This infighting sickens me. I've got paleocon friends and neocon friends, and that split has been painful and damaging. The paleocons have turned negative and gloomy, while many neocons seem to have lost all sense of what Burk, Kirk and Weaver were about. (And the late Jay Nock is perhaps even more superfluous than ever!)

Meanwhile, adapting a phrase from Reagan, to say that Republicans in Congress are now spending like drunken sailors would be an insult to drunken sailors. Abroad, Bush seems determined to become a 21st-century Woodrow Wilson; at home, his policy preferences seem to fall somewhere in the range of LBJ and Nixon. It's not just me saying these things, Miss Atilla: This is a fair summary of what George Will said at CPAC on Thursday morning.

Lots of people who've supported Republicans for years are asking themselves: Is this what we voted for? If it weren't for the utter intellectual bankruptcy and political incompetence of Democrats, there could be a danger that Bush might spend his last 2 years in office facing a Democrat-controlled Congress. But given the record of the past few years -- No Child Left Behind? McCain-Feingold? The Ag bill? federalizing airport security? "guest workers"? -- I'm not entirely sure that such an outcome could be much worse.

So, with all these troubles facing conservatives -- concerns widely acknowledged by some of the movement's most loyal and venerable supporters -- I do not think that Miss Coulter's unwise choice of descriptors for the regime in Tehran, however hurtful to you or your sister, is Problem No. 1.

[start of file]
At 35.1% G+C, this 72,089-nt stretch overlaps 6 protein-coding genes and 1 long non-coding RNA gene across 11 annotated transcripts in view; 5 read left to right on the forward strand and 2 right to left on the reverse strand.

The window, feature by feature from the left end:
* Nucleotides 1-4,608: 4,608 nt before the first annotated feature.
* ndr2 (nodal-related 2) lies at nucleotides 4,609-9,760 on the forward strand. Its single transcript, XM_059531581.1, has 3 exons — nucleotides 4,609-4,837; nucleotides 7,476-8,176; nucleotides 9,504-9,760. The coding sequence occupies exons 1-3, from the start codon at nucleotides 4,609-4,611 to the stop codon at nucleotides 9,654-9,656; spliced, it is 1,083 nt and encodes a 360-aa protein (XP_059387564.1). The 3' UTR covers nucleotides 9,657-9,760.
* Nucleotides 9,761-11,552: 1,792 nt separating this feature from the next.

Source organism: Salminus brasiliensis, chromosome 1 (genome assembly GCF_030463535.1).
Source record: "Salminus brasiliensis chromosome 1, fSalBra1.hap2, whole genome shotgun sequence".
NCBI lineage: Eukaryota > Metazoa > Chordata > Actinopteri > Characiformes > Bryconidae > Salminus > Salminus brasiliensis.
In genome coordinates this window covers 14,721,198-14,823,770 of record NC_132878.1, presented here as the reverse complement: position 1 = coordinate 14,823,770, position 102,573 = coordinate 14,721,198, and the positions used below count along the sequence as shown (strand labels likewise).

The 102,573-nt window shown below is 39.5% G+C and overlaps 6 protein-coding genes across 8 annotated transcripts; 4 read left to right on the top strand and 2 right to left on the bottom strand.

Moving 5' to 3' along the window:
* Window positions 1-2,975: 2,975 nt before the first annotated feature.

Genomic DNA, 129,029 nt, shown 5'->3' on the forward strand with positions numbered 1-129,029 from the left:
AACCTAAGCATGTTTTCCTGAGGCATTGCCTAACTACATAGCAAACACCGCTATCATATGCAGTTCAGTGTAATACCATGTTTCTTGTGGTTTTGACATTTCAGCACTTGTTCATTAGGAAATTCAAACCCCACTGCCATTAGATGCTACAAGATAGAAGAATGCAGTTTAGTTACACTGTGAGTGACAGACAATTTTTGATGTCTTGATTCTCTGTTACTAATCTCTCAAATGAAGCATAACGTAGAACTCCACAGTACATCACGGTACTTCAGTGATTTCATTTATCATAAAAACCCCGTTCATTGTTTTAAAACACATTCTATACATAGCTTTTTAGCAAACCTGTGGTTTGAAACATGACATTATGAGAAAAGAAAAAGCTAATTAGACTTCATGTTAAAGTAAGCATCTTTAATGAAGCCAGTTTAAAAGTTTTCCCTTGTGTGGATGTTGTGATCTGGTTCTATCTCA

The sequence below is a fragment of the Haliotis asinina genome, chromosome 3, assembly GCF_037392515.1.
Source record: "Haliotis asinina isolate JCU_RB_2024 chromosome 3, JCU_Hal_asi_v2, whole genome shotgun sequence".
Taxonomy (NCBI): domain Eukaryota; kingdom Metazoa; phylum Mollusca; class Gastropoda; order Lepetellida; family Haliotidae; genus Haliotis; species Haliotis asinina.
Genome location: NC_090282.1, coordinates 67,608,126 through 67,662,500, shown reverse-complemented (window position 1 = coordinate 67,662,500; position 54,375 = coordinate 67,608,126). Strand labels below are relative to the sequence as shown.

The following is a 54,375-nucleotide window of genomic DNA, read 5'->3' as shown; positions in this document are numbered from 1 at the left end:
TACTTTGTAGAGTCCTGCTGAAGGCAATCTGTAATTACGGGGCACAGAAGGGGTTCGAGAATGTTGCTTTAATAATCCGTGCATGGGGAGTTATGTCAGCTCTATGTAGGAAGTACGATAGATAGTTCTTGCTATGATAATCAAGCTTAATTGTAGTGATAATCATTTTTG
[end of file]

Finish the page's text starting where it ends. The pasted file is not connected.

Along with every other person in the Regency Ballroom on Friday (probably including Ann herself), I wish she hadn't said that. But, hey, the personal is political, you see? And Ann's friend Barbara Olson (author of Hell to Pay and The Final Days) was on Flight 77 when it hit the Pentagon. So if you are now the arbiter of politically acceptable conservative discourse, and can tell Ann Coulter to "get f-----," would you please explain to the rest of us exactly what Ann Coulter is allowed to say about the Holocaust-denying president of Iran?

And while we're discussing what books we will and will not buy, let me tell you about the tattered old paperback book that's sitting on my desk right now. It's got an introduction by the Sen. Barry Goldwater and a foreword by John Dos Passos. The author spends pages 54-58 discussing "the distinctiveness of the Southern problem" in terms that no respectable Republican would today endorse, and concludes this discussion by repeating (p. 58) a joke that I don't think you would approve.